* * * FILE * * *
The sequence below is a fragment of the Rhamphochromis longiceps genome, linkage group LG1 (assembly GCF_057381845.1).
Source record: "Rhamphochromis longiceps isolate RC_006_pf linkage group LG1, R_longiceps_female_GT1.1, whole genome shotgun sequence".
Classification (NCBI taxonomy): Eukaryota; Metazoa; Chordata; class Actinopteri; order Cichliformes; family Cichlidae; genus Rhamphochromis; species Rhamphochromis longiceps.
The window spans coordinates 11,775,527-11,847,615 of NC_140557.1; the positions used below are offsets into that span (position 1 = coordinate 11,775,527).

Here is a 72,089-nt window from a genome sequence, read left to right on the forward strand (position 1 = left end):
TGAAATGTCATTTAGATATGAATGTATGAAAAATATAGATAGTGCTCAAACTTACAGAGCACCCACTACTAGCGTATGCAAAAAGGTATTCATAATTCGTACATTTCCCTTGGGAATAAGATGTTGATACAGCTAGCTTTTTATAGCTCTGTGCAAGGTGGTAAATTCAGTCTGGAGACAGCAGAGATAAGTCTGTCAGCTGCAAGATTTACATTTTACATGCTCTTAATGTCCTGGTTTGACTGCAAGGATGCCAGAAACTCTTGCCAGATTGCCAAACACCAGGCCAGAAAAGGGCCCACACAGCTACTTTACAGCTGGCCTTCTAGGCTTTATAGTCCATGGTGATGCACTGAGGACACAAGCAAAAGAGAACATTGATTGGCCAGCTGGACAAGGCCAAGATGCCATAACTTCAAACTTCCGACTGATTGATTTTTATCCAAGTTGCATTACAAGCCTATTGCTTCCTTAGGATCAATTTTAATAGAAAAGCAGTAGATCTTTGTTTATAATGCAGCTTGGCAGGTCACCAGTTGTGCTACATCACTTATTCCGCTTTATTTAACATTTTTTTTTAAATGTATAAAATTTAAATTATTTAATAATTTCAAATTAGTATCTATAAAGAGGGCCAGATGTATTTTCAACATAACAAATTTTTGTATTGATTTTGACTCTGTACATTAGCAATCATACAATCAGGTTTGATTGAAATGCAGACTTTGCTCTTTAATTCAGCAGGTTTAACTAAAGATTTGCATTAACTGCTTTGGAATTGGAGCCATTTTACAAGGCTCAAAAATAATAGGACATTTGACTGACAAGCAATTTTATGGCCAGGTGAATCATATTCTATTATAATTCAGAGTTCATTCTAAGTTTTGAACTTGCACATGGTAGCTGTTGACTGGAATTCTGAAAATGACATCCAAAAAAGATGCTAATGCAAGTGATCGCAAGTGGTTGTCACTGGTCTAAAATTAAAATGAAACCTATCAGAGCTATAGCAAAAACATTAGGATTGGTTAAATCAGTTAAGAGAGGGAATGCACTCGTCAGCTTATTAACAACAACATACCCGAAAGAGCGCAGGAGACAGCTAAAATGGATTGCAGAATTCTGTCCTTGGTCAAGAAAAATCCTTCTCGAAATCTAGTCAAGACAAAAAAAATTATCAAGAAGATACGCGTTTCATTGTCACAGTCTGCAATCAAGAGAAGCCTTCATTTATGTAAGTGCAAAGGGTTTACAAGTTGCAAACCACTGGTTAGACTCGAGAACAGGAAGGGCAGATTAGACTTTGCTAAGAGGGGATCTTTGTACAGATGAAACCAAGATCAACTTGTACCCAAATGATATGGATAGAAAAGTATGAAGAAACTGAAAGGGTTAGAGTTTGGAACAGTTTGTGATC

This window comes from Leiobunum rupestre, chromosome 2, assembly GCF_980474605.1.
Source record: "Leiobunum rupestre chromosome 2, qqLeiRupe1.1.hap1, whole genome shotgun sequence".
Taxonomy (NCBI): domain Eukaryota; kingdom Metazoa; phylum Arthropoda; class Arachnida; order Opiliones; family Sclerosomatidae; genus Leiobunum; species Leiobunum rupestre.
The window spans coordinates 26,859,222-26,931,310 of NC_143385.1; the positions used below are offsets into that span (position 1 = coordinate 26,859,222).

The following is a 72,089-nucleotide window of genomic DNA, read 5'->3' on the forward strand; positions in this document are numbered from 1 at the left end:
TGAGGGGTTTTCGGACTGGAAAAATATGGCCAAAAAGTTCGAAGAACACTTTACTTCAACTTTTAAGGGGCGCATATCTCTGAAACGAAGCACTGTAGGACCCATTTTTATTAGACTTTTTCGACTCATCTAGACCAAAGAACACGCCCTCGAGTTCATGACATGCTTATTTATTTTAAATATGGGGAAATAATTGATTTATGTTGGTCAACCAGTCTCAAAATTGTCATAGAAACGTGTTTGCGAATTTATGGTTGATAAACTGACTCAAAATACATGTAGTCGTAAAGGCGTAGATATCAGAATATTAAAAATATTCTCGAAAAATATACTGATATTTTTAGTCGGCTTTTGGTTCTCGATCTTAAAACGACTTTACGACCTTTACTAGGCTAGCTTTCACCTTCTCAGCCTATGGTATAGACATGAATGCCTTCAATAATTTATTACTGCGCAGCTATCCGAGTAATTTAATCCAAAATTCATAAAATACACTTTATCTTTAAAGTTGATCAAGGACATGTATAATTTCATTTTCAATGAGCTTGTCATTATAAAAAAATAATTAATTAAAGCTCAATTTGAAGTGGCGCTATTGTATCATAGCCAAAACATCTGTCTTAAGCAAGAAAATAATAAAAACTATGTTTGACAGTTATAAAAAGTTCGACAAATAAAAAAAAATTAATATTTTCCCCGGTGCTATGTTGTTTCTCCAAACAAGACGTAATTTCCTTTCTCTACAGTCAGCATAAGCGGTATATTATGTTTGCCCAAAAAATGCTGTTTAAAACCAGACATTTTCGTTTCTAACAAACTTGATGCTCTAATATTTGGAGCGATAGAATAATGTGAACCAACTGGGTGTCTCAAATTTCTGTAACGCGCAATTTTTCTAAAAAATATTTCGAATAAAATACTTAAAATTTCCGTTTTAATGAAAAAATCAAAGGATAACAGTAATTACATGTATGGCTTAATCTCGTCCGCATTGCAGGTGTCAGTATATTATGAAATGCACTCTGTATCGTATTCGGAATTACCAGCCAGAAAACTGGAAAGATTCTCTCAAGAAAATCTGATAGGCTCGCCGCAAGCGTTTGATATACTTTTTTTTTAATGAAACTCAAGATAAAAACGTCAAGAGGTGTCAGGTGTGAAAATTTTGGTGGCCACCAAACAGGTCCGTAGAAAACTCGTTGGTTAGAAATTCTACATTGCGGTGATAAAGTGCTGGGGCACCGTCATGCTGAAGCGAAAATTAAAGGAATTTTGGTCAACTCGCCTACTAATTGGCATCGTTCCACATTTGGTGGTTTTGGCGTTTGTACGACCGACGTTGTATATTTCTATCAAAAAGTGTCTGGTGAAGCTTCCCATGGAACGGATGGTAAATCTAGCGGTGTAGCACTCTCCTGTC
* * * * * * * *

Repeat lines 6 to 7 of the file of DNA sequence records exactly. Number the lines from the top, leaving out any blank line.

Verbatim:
TGAAATGTCATTTAGATATGAATGTATGAAAAATATAGATAGTGCTCAAACTTACAGAGCACCCACTACTAGCGTATGCAAAAAGGTATTCATAATTCGTACATTTCCCTTGGGAATAAGATGTTGATACAGCTAGCTTTTTATAGCTCTGTGCAAGGTGGTAAATTCAGTCTGGAGACAGCAGAGATAAGTCTGTCAGCTGCAAGATTTACATTTTACATGCTCTTAATGTCCTGGTTTGACTGCAAGGATGCCAGAAACTCTTGCCAGATTGCCAAACACCAGGCCAGAAAAGGGCCCACACAGCTACTTTACAGCTGGCCTTCTAGGCTTTATAGTCCATGGTGATGCACTGAGGACACAAGCAAAAGAGAACATTGATTGGCCAGCTGGACAAGGCCAAGATGCCATAACTTCAAACTTCCGACTGATTGATTTTTATCCAAGTTGCATTACAAGCCTATTGCTTCCTTAGGATCAATTTTAATAGAAAAGCAGTAGATCTTTGTTTATAATGCAGCTTGGCAGGTCACCAGTTGTGCTACATCACTTATTCCGCTTTATTTAACATTTTTTTTTAAATGTATAAAATTTAAATTATTTAATAATTTCAAATTAGTATCTATAAAGAGGGCCAGATGTATTTTCAACATAACAAATTTTTGTATTGATTTTGACTCTGTACATTAGCAATCATACAATCAGGTTTGATTGAAATGCAGACTTTGCTCTTTAATTCAGCAGGTTTAACTAAAGATTTGCATTAACTGCTTTGGAATTGGAGCCATTTTACAAGGCTCAAAAATAATAGGACATTTGACTGACAAGCAATTTTATGGCCAGGTGAATCATATTCTATTATAATTCAGAGTTCATTCTAAGTTTTGAACTTGCACATGGTAGCTGTTGACTGGAATTCTGAAAATGACATCCAAAAAAGATGCTAATGCAAGTGATCGCAAGTGGTTGTCACTGGTCTAAAATTAAAATGAAACCTATCAGAGCTATAGCAAAAACATTAGGATTGGTTAAATCAGTTAAGAGAGGGAATGCACTCGTCAGCTTATTAACAACAACATACCCGAAAGAGCGCAGGAGACAGCTAAAATGGATTGCAGAATTCTGTCCTTGGTCAAGAAAAATCCTTCTCGAAATCTAGTCAAGACAAAAAAAATTATCAAGAAGATACGCGTTTCATTGTCACAGTCTGCAATCAAGAGAAGCCTTCATTTATGTAAGTGCAAAGGGTTTACAAGTTGCAAACCACTGGTTAGACTCGAGAACAGGAAGGGCAGATTAGACTTTGCTAAGAGGGGATCTTTGTACAGATGAAACCAAGATCAACTTGTACCCAAATGATATGGATAGAAAAGTATGAAGAAACTGAAAGGGTTAGAGTTTGGAACAGTTTGTGATC

This window comes from Leiobunum rupestre, chromosome 2, assembly GCF_980474605.1.